Fragmentation among a region's communities and other entities makes joining forces on economic development difficult, but unity is necessary in a global economy where North America no longer dominates, says a leading expert on large-scale regional strategies.
China has developed a national economic strategy, and U.S. regions must respond quickly to efficiently compete globally, said Michael Gallis of Michael Gallis & Associates Inc. of Charlottee, N.C.
"We will succeed in the 21st century, but we have to act smart," Mr. Gallis told nearly 200 local officials gathered in Perrysburg yesterday.
And when some of those people questioned how northwest Ohio can build a regional economic framework - especially when two Toledo corporate titans, Owens Corning Inc. and Dana Corp., are in bankruptcy protection - Mr. Gallis said the Regional Growth Partnership, Toledo-Lucas County Port Authority, and numerous companies could help lead the way.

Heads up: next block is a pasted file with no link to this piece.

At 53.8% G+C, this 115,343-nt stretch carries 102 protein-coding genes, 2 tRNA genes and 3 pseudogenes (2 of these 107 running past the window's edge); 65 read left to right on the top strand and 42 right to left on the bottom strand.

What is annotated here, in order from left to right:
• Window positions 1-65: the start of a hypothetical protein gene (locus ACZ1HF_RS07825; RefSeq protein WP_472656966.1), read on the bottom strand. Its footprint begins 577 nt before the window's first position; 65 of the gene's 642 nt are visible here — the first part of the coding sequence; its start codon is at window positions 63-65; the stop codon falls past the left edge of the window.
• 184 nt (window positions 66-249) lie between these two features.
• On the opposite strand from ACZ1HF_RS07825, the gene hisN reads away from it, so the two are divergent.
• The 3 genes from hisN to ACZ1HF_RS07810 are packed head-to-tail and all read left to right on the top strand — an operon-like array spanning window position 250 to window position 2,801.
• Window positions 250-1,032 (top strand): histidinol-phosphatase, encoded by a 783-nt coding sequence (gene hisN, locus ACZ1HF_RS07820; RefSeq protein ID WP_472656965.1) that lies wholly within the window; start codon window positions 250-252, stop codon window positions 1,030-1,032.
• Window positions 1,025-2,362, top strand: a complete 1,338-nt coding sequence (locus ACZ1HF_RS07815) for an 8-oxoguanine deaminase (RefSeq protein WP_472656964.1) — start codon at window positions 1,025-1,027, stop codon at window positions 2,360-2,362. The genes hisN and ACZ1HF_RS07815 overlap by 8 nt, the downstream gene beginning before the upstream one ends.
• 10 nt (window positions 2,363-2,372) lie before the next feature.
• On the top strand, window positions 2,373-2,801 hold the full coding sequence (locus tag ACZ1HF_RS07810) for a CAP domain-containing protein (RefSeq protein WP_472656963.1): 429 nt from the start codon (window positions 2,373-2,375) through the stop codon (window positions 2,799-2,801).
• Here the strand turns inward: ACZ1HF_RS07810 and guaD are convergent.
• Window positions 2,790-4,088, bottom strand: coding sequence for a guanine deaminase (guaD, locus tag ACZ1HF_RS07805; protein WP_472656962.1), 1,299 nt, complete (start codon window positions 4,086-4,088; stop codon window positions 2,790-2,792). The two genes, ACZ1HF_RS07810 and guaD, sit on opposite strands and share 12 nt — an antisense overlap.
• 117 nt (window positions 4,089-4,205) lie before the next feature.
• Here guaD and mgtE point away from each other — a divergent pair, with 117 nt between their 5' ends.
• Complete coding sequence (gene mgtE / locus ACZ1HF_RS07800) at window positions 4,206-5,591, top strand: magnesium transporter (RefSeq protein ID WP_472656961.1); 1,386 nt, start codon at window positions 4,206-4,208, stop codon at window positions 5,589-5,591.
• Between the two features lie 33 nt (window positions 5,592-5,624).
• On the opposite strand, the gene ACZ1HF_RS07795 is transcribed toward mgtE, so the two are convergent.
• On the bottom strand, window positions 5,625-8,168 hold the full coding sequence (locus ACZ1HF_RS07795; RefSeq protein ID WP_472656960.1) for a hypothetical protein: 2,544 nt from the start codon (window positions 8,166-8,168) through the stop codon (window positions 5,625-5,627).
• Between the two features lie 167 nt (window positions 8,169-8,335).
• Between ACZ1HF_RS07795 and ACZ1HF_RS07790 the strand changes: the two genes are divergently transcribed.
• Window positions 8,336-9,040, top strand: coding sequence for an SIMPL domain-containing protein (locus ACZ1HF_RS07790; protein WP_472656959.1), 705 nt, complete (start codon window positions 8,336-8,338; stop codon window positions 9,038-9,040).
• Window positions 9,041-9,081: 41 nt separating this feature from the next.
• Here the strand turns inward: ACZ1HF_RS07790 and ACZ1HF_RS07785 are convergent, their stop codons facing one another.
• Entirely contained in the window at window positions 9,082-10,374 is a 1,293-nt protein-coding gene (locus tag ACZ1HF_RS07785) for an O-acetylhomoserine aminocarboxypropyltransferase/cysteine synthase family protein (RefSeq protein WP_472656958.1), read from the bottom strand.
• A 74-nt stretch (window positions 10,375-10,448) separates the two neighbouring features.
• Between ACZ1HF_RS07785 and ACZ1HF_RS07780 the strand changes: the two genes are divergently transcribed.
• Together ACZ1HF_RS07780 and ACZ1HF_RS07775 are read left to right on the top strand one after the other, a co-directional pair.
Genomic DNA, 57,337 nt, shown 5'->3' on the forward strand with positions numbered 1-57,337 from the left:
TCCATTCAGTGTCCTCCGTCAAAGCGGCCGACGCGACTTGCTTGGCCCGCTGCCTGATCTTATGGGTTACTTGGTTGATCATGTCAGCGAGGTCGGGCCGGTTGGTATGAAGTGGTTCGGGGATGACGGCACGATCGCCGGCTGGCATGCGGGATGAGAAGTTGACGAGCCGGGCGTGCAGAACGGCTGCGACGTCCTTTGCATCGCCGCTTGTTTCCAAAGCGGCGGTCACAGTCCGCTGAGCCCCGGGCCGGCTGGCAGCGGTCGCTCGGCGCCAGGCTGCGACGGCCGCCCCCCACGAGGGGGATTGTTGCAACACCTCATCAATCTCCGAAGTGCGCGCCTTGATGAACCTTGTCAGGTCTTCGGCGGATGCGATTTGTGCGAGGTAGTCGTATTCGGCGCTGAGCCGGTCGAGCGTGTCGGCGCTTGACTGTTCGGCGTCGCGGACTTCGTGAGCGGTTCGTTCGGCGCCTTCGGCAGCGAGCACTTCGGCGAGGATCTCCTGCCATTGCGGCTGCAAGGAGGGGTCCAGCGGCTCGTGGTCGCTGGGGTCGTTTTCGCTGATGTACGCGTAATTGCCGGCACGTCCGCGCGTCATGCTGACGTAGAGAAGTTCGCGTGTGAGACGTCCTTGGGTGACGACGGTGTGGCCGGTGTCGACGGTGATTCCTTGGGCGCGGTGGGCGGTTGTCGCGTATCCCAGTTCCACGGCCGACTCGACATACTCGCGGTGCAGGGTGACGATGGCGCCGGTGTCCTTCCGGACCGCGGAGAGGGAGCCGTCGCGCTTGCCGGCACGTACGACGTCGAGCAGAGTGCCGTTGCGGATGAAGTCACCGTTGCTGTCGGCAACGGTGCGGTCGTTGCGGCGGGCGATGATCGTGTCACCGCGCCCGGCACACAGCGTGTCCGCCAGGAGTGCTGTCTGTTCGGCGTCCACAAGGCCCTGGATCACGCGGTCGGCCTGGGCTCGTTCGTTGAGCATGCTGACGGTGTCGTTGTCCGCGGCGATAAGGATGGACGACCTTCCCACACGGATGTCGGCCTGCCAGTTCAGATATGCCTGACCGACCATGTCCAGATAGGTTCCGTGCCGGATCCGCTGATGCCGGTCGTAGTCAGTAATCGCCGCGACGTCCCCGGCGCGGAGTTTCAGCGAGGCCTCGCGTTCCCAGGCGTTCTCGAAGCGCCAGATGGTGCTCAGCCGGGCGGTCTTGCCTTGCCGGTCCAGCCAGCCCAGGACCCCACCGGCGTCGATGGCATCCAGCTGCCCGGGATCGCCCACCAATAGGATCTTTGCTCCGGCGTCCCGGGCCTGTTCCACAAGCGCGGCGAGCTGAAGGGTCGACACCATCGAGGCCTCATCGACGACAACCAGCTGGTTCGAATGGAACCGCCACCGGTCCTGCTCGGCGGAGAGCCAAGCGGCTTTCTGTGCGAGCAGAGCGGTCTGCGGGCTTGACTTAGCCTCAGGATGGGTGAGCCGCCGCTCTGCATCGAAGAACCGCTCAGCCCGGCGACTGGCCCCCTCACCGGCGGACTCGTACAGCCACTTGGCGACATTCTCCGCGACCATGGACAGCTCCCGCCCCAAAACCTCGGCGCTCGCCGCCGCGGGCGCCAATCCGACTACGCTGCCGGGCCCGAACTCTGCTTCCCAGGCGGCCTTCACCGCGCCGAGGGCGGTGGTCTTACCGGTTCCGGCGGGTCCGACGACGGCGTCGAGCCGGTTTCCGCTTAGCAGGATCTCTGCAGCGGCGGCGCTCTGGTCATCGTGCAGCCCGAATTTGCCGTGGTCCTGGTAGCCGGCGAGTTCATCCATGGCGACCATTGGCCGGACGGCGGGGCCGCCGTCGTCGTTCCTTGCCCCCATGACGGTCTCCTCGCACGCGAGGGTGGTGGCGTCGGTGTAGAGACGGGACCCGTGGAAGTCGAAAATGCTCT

"Toledo, in my estimation, has everything it needs," said Mr. Gallis, who has developed strategies for states and regions including Detroit and Cincinnati.
With its port, airport, and major interstates, Toledo could benefit by a shift away from St. Louis and New Orleans as U.S. distribution channels, he said.
Mr. Gallis was the keynote speaker at an annual conference presented by Bowling Green State University's Center for Regional Development. The session, at the Holiday Inn French Quarter, primarily attracted officials from public agencies, businesses, and universities.
Michael Carroll, director of the center, said northwest Ohio could be left behind even if Midwestern mega-regions such as Cincinnati and Detroit prosper.